- The Washington Times - Thursday, June 13, 2002

COLUMBUS, Ohio (AP) The Ohio Supreme Court yesterday reinstated a lawsuit that Cincinnati filed against gun makers in an attempt to recoup the cost of gun-related violence.

The justices ruled 4-3 that an appeals court was wrong in dismissing the lawsuit and ordered the case back to Hamilton County Common Pleas Court. Justice Francis Sweeney said yesterday's ruling does not imply that Cincinnati will be successful in its lawsuit but that the city had enough facts to pursue its suit.

"While we do not predict the outcome of this case, we would be remiss if we did not recognize the importance of allowing" this type of lawsuit to go past the initial stages, Justice Sweeney said.

Chief Justice Thomas Moyer disagreed, saying the perceived injuries to Cincinnati were too far removed from the conduct of gun makers to give the city the ability to sue.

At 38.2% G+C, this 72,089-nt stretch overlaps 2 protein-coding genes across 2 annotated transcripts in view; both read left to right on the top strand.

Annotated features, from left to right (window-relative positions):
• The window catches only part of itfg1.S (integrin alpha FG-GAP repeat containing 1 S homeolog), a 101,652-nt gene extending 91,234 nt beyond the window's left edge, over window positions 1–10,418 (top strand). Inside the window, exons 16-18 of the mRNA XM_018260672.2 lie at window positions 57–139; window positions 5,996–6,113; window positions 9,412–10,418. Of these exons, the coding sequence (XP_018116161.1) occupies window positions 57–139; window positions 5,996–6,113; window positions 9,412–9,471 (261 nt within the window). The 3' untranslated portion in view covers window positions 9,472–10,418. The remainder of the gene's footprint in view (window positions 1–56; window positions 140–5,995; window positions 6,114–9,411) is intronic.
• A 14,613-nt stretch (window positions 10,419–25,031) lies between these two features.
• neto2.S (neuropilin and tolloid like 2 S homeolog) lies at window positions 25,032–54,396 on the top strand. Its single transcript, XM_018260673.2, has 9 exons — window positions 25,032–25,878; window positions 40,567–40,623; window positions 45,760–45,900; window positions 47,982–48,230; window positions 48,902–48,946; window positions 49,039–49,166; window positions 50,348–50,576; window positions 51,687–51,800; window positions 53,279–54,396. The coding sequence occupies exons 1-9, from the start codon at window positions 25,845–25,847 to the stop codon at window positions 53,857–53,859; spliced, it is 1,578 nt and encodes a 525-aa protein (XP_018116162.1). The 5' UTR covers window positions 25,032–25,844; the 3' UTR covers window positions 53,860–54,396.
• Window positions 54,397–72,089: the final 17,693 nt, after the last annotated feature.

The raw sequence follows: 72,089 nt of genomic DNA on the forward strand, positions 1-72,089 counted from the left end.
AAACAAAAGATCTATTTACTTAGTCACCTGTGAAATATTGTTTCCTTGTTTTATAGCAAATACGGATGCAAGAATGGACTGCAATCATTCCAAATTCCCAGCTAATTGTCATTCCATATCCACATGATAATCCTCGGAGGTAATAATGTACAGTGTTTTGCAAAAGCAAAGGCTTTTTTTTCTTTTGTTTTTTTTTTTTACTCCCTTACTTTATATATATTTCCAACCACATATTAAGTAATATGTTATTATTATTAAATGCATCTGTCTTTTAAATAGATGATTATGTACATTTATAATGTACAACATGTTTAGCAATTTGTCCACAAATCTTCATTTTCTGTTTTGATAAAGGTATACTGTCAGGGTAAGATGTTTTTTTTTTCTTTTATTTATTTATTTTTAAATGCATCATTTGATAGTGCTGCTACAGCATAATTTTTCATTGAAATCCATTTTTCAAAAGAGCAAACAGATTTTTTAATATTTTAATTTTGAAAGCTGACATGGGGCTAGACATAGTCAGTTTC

"The question is not whether the city can prove that it has suffered damages, but whether the city can prove that those damages are attributable to the wrongdoing of the gun manufacturers as opposed to other, independent factors," Justice Moyer said.

Cincinnati and other local governments say that millions of taxpayer dollars have been spent on police and emergency workers in response to gun-related crime, plus the costs of hospitalization, investigation and prosecution.

"In a four-month period, 107 shootings, 13 on one street, four on one block, 200 police calls of 'shots fired' in eight days," Paul DeMarco, an attorney for Cincinnati, argued before justices in October. "The police are so overwhelmed that homicide cops are working 29-hour shifts."

Attorneys for gun makers told the court there is no legal basis for such lawsuits. They said ruling in Cincinnati's favor would make manufacturers of other legal products equally liable.

"Alcoholic beverage manufacturers, who also produce a legal product, would be held liable for misuse of alcohol in the city of Cincinnati," said attorney James Dorr. "The same thing with automobile manufacturers who have a generalized awareness that their automobiles are going to be involved in accidents."

The lawsuit involves several gun makers, including Beretta U.S.A., Colt's Manufacturing Co. and Smith & Wesson Corp.

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